How to stop an autocracy
February 9, 2017 1:37 PM   Subscribe

The danger isn’t that Trump will build an autocracy. It’s that congressional Republicans will let him. "If Congress, tomorrow, wanted to compel Trump to release his tax returns, they could. If Congress, tomorrow, wanted to impeach Trump unless he agreed to turn his assets over to a blind trust, they could. If Congress, tomorrow, wanted to take Trump’s power to choose who can and cannot enter the country, they could." The problem is that the different branches of government, instead of balancing things out by being important checks on each other's power, have instead become simply different manifestations of one of two major parties. Our granfalloons are out of alignment.

Ezra Klein's piece in Vox is a response to David Frum's piece in The Atlantic called How Donald Trump Could Build An Autocracy in the U.S. (Frum is a former George W Bush speechwriter and now editor of The Atlantic. Interesting times.) Frum writes:
Mostly, however, modern strongmen seek merely to discredit journalism as an institution, by denying that such a thing as independent judgment can exist. All reporting serves an agenda. There is no truth, only competing attempts to grab power.
But what is there to do about Trump's ongoing power grab?
Get into the habit of telephoning your senators and House member at their local offices, especially if you live in a red state. Press your senators to ensure that prosecutors and judges are chosen for their independence—and that their independence is protected. Support laws to require the Treasury to release presidential tax returns if the president fails to do so voluntarily. Urge new laws to clarify that the Emoluments Clause applies to the president’s immediate family, and that it refers not merely to direct gifts from governments but to payments from government-affiliated enterprises as well. Demand an independent investigation by qualified professionals of the role of foreign intelligence services in the 2016 election—and the contacts, if any, between those services and American citizens. Express your support and sympathy for journalists attacked by social-media trolls, especially women in journalism, so often the preferred targets. Honor civil servants who are fired or forced to resign because they defied improper orders. Keep close watch for signs of the rise of a culture of official impunity, in which friends and supporters of power-holders are allowed to flout rules that bind everyone else.

Those citizens who fantasize about defying tyranny from within fortified compounds have never understood how liberty is actually threatened in a modern bureaucratic state: not by diktat and violence, but by the slow, demoralizing process of corruption and deceit. And the way that liberty must be defended is not with amateur firearms, but with an unwearying insistence upon the honesty, integrity, and professionalism of American institutions and those who lead them. We are living through the most dangerous challenge to the free government of the United States that anyone alive has encountered. What happens next is up to you and me. Don’t be afraid. This moment of danger can also be your finest hour as a citizen and an American.
Frum sums up that long article in less than three minutes here.
posted by Sleeper (64 comments total) 63 users marked this as a favorite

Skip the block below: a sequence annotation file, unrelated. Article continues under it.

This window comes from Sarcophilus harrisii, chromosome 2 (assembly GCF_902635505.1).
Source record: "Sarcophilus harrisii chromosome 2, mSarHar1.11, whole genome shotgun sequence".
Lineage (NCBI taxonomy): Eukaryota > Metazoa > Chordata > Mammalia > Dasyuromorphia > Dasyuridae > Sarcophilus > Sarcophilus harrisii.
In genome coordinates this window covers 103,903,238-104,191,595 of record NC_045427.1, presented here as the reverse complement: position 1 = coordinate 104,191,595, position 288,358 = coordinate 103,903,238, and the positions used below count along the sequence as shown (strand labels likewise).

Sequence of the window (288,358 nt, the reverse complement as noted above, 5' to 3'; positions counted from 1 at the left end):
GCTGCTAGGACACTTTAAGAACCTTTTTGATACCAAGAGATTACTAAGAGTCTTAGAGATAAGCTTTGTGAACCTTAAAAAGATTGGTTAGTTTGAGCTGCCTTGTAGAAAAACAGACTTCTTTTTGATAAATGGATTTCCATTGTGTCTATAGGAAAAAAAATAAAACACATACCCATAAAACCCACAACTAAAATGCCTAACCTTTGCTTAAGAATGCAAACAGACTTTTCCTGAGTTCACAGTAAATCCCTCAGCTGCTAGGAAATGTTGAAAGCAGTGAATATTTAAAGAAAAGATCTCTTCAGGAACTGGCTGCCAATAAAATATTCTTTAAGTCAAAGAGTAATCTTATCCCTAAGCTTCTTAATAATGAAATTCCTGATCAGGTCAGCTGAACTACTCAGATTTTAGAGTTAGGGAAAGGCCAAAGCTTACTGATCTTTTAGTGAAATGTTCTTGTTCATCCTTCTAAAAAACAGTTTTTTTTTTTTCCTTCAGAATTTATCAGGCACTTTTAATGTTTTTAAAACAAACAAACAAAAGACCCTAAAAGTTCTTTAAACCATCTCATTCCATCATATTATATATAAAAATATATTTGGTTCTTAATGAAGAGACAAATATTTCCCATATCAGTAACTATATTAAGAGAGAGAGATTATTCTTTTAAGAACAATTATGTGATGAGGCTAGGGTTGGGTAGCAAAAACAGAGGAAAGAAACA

This has been my worry since pretty early on; with the executive in hand and the legislative branch acting pretty compliant, all the Trumpists have to do is beat up the judicial branch and they will have control. The concept of "checks and balances" between all three branches really does seem to come down to custom and mutual respect to the idea that they each have authority with respect to each other; we're watching what happens when someone comes along and sneers at the concept. Some people are going to go along with it (and some of those will cheer it); others will fight it - but they will fight it using the old levers of power that used to matter, but maybe don't so much anymore.

I don't know, it's just this feeling that a lot of our understanding of how things are supposed to work was a paper shield; just ink on a page.
posted by nubs at 2:02 PM on February 9, 2017 [26 favorites]


The thing that scares me is: it takes an election to get rid of a standard terrible elected official... but a revolution to get rid of an autocrat.
posted by DirtyOldTown at 2:05 PM on February 9, 2017 [31 favorites]


Exactly, DirtyOldTown. I'm afraid of that, too. That's usually how it works, and arguing with it or blaming the political Left (in the original sense of that term as the popular opposition to the establishment powers) is really just a waste of time and energy.
posted by saulgoodman at 2:22 PM on February 9, 2017


So much of our shared existence depends on unspoken assumptions of basic sanity. Nice while it lasts.
posted by Burhanistan at 2:22 PM on February 9, 2017 [16 favorites]


That article was much more depressing than I think Ezra klein intended, because his hope-- that Congress will provide a check on the president-- simply won't happen, any more than it did when George W. Bush was president. Congressional Republicans don't see Trump as a threat to the constitutional order but rather as an opportunity to create the kind of constitutional order they envision: low taxes which distribute wealth up to the top, no safety net, etc. Trump's and his cabinet's profiteering is not considered a threat as much as both an acceptable cost and a future opportunity. (Once again, the seeds of this sort of thing were found in the Bush administration with Blackwater, Halliburton, etc)